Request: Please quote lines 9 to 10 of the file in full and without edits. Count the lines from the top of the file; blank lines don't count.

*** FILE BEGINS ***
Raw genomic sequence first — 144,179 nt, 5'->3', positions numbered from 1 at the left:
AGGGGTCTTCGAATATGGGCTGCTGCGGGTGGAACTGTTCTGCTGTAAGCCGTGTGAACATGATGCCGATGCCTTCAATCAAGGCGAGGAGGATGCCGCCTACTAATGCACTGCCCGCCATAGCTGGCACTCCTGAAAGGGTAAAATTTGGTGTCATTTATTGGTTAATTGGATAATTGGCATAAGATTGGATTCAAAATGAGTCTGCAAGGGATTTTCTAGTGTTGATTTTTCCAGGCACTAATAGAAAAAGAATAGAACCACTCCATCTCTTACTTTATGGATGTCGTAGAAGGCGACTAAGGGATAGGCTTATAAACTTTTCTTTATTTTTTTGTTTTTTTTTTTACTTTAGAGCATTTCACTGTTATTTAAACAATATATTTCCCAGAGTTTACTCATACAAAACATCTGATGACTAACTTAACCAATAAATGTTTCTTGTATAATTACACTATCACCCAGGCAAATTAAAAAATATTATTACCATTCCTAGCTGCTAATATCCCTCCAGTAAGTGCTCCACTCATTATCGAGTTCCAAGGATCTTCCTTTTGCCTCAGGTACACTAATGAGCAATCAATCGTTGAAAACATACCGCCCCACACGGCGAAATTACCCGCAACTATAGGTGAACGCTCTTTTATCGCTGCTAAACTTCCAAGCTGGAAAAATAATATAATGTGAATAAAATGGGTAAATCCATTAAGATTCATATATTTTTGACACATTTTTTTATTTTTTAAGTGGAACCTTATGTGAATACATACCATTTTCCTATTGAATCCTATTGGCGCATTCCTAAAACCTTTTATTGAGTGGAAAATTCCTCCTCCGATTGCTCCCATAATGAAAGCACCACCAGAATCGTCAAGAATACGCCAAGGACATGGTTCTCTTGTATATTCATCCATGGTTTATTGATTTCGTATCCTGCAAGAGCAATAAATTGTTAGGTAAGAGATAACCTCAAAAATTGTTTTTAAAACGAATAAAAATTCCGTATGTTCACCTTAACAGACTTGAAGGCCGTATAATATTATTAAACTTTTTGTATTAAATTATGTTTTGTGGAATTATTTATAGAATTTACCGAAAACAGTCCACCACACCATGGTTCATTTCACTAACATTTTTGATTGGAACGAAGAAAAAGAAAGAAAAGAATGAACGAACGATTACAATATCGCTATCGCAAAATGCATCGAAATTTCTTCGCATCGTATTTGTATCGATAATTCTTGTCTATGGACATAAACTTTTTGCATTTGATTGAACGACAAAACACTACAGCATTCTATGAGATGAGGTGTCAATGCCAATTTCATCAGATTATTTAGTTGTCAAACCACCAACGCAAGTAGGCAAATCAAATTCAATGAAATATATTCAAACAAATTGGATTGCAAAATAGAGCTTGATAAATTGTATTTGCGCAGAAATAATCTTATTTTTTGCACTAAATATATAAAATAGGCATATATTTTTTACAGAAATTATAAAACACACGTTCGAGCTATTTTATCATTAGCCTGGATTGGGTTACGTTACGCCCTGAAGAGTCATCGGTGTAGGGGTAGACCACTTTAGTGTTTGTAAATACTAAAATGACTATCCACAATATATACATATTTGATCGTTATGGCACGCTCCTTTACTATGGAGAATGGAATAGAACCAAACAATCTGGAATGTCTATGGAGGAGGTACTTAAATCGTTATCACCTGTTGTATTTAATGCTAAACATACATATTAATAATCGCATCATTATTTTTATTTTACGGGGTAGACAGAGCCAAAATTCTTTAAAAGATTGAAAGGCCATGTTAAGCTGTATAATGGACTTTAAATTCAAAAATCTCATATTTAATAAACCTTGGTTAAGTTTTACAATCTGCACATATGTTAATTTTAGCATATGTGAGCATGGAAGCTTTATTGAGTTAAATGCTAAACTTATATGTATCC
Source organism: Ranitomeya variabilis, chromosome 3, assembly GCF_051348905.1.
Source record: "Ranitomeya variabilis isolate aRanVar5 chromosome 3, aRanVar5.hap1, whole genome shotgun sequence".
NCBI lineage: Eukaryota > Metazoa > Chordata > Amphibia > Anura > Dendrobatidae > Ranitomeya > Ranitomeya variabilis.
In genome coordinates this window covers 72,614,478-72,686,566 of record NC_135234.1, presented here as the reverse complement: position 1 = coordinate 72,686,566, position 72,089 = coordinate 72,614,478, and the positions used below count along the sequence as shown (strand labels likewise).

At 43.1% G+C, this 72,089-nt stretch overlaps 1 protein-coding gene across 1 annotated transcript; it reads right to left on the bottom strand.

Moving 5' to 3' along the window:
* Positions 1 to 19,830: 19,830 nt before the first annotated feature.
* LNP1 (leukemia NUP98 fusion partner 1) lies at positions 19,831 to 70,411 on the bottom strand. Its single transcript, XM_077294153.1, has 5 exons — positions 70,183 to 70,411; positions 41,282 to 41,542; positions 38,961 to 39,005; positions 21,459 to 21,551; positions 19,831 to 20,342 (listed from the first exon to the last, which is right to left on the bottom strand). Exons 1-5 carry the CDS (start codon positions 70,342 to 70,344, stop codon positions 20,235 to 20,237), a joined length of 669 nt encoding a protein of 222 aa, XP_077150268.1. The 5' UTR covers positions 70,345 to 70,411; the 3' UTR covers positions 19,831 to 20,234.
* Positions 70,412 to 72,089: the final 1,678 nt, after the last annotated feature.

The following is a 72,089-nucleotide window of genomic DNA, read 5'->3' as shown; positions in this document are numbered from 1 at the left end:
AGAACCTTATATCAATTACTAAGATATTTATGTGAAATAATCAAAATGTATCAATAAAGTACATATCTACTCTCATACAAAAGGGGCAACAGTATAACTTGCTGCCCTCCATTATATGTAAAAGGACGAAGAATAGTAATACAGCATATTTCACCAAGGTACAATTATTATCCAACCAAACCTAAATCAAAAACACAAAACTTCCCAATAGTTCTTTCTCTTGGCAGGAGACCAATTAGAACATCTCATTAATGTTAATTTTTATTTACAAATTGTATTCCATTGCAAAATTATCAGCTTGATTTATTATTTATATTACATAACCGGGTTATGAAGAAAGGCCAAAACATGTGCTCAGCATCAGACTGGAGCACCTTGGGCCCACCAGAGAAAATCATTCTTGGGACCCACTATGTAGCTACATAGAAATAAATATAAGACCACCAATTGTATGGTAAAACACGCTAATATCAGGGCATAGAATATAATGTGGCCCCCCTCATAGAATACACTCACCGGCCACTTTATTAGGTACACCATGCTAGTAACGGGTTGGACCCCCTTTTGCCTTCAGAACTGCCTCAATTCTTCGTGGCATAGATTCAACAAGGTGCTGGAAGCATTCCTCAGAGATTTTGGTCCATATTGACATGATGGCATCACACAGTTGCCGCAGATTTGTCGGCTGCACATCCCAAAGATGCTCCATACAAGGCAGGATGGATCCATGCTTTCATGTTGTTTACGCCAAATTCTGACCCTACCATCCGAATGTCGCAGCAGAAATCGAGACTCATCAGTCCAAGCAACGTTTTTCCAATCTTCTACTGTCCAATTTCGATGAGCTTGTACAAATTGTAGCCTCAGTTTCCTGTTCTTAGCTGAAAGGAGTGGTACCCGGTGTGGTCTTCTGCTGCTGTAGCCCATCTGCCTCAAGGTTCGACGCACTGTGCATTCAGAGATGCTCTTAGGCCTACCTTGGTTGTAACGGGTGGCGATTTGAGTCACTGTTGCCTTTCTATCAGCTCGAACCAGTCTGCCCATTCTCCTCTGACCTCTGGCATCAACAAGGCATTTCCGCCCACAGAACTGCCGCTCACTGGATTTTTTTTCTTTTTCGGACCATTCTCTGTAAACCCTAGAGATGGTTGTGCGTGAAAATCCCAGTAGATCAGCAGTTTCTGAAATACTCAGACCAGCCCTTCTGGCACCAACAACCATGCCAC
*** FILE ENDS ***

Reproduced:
* Positions 1 to 19,830: 19,830 nt before the first annotated feature.
* LNP1 (leukemia NUP98 fusion partner 1) lies at positions 19,831 to 70,411 on the bottom strand. Its single transcript, XM_077294153.1, has 5 exons — positions 70,183 to 70,411; positions 41,282 to 41,542; positions 38,961 to 39,005; positions 21,459 to 21,551; positions 19,831 to 20,342 (listed from the first exon to the last, which is right to left on the bottom strand). Exons 1-5 carry the CDS (start codon positions 70,342 to 70,344, stop codon positions 20,235 to 20,237), a joined length of 669 nt encoding a protein of 222 aa, XP_077150268.1. The 5' UTR covers positions 70,345 to 70,411; the 3' UTR covers positions 19,831 to 20,234.